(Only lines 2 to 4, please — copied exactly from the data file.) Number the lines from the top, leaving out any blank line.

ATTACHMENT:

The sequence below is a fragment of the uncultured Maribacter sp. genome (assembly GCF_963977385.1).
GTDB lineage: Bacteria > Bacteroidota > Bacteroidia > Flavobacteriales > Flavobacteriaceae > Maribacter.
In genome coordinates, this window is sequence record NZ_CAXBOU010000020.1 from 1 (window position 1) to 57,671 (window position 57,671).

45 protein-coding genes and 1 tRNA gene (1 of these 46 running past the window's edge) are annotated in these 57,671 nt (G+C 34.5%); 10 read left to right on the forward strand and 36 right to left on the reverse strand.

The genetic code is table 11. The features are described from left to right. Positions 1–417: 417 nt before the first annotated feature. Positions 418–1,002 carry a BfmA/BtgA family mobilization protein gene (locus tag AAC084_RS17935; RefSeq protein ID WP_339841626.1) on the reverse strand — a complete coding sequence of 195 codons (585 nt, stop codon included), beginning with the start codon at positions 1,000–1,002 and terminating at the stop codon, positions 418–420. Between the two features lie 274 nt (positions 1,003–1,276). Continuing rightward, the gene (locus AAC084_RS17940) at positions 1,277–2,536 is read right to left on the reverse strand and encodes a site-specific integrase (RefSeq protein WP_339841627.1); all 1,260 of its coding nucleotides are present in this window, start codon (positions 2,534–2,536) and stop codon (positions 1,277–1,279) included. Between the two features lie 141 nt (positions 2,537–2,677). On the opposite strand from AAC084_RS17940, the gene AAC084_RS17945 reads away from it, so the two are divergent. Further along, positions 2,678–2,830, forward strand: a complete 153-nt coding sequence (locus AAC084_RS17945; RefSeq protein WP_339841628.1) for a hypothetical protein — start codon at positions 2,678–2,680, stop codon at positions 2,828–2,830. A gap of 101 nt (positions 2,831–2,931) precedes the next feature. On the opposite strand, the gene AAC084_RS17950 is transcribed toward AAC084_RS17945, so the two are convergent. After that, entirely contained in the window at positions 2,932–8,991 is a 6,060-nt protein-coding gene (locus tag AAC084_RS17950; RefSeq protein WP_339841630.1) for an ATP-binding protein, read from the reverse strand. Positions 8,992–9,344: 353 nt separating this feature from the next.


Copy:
GTDB lineage: Bacteria > Bacteroidota > Bacteroidia > Flavobacteriales > Flavobacteriaceae > Maribacter.
In genome coordinates, this window is sequence record NZ_CAXBOU010000020.1 from 1 (window position 1) to 57,671 (window position 57,671).

45 protein-coding genes and 1 tRNA gene (1 of these 46 running past the window's edge) are annotated in these 57,671 nt (G+C 34.5%); 10 read left to right on the forward strand and 36 right to left on the reverse strand.